Whenever I see the ocean in my dreams, I look for whales, and if I see whales I know that this is a deep, powerful dream for me. I can’t turn away from those depths. So, remembering my own professional guidance, I extend my empathy to the fleeing seal and the bedraggled dog. It is so hard to ask that dog how he feels, because I really can’t bear to feel what he feels. When he speaks for himself, I have to acknowledge him fully.
The dog hears us calling to him from the shore. He longs for us, for the joy we are able to experience as we go about our lives. But we aren’t going to save him, and he knows he is going to be eaten. He is already hurt, and exhausted. In a sense, in the form of the seal, he may have already been eaten, while as the dog he is just limping along helplessly, trying to escape the inevitable. Our joy breaks his heart, because he can’t reach us, and we can’t reach him.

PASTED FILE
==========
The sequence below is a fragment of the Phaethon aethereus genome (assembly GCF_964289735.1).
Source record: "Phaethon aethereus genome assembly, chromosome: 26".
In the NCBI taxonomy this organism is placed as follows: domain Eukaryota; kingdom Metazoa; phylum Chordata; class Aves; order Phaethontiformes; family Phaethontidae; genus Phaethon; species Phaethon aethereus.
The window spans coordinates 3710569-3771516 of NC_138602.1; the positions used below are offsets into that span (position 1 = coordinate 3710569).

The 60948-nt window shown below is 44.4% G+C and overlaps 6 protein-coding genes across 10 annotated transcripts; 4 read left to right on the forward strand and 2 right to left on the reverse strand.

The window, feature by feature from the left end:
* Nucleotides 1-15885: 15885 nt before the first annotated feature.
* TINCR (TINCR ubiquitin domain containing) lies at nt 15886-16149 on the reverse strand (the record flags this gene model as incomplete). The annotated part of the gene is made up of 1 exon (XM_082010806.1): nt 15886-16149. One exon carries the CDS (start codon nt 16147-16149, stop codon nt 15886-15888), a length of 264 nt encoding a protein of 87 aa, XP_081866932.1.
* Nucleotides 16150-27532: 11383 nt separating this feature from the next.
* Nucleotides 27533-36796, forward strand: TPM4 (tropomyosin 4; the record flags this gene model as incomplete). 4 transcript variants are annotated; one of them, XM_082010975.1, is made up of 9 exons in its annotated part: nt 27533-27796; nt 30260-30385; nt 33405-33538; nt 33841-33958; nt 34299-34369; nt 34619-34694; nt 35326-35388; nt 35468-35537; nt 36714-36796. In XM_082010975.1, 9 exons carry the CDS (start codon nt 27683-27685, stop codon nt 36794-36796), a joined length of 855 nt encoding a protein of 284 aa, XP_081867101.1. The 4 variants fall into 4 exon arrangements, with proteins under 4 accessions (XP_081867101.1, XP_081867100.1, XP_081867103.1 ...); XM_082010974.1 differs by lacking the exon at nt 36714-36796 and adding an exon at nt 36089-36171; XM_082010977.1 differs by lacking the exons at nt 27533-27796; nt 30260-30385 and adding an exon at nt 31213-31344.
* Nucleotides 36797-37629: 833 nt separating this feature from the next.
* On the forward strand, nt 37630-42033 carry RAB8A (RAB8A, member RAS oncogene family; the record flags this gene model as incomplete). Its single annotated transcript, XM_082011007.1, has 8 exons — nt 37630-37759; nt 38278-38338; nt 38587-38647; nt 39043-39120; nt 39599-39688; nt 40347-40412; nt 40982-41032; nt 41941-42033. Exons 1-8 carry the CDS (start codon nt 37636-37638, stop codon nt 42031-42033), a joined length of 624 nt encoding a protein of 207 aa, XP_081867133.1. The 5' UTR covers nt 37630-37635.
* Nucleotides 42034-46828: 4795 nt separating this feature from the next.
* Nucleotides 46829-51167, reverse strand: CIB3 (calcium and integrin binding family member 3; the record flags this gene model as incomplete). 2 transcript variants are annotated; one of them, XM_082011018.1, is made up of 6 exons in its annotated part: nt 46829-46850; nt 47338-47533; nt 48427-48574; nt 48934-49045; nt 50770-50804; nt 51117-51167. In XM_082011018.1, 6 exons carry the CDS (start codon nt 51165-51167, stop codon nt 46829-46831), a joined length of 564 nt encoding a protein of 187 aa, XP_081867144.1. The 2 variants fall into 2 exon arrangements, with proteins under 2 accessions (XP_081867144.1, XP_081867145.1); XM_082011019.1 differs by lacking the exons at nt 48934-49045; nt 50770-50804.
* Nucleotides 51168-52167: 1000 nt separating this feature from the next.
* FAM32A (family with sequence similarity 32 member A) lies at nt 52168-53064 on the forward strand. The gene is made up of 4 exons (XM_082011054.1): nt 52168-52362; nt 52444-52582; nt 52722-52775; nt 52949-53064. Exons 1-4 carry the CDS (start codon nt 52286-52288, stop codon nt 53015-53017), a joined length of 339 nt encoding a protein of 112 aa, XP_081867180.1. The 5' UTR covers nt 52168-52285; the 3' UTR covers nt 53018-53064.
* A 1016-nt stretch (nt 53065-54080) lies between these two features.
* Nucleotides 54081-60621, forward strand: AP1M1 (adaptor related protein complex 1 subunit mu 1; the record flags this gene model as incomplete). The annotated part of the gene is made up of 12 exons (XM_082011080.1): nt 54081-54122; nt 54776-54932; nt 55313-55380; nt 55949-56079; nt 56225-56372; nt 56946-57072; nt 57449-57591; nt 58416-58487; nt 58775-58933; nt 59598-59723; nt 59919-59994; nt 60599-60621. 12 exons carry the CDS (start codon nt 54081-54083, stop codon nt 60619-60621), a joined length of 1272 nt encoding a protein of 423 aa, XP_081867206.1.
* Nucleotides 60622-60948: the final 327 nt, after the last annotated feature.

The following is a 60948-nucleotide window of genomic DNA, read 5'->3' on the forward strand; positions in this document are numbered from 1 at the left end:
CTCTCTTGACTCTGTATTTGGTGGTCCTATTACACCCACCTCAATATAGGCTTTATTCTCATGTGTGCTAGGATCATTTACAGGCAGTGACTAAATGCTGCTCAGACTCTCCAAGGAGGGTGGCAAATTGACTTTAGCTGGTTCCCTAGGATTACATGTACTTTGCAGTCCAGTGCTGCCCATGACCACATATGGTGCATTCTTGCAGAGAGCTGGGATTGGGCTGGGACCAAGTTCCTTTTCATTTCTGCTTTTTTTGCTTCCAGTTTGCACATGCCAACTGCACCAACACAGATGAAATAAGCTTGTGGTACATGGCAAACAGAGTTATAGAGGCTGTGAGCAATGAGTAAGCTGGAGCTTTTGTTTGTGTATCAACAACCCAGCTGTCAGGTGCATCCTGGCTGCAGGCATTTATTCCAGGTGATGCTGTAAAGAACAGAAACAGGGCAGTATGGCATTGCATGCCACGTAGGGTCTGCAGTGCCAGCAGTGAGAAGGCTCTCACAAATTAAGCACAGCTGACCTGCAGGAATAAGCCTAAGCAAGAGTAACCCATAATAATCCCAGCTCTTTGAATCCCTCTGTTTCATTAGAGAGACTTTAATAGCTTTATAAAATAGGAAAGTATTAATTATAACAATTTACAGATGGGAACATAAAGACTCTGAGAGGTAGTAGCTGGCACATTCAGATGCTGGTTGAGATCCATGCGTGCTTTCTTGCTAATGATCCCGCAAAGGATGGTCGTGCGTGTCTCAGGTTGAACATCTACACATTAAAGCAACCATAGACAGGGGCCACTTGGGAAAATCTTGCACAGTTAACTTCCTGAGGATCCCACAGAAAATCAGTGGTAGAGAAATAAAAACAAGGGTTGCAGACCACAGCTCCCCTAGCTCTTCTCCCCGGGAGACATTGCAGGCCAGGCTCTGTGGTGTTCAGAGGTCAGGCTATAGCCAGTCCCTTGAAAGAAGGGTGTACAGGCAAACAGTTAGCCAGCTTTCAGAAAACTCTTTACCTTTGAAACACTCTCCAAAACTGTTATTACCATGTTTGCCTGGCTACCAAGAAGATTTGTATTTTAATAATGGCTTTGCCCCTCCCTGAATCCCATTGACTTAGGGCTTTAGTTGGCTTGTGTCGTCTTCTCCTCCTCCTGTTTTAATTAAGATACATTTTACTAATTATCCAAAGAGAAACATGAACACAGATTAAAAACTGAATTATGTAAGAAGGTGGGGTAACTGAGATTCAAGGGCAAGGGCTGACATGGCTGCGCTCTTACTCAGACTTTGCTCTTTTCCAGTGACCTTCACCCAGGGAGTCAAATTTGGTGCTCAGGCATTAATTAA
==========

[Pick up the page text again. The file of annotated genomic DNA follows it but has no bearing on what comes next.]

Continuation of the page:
Of course, I recognize this dog’s pain. Of course I do. But the joy is still real, the peace and acceptance are strangely, impossibly, essentially and absolutely real—along with the pain. The dog is walking on the water, he is somehow divine, even in his misery. Meanwhile, the orca is as glorious, powerful, and beautiful as any of the other whales, even though, unlike the gentle baleen whales, orcas have sharp teeth—they kill to eat. From the whale’s perspective, the pursuit of the seal is exhilarating. From the seal’s perspective, there’s fear and flight, and then—what? From the dog’s perspective, there’s longing and loss. From my perspective, there are joyful aspects to every situation and ways of savoring those joys, even when I’m struggling, even when I’m suffering. From the dream’s perspective, everything is unfolding in wholeness.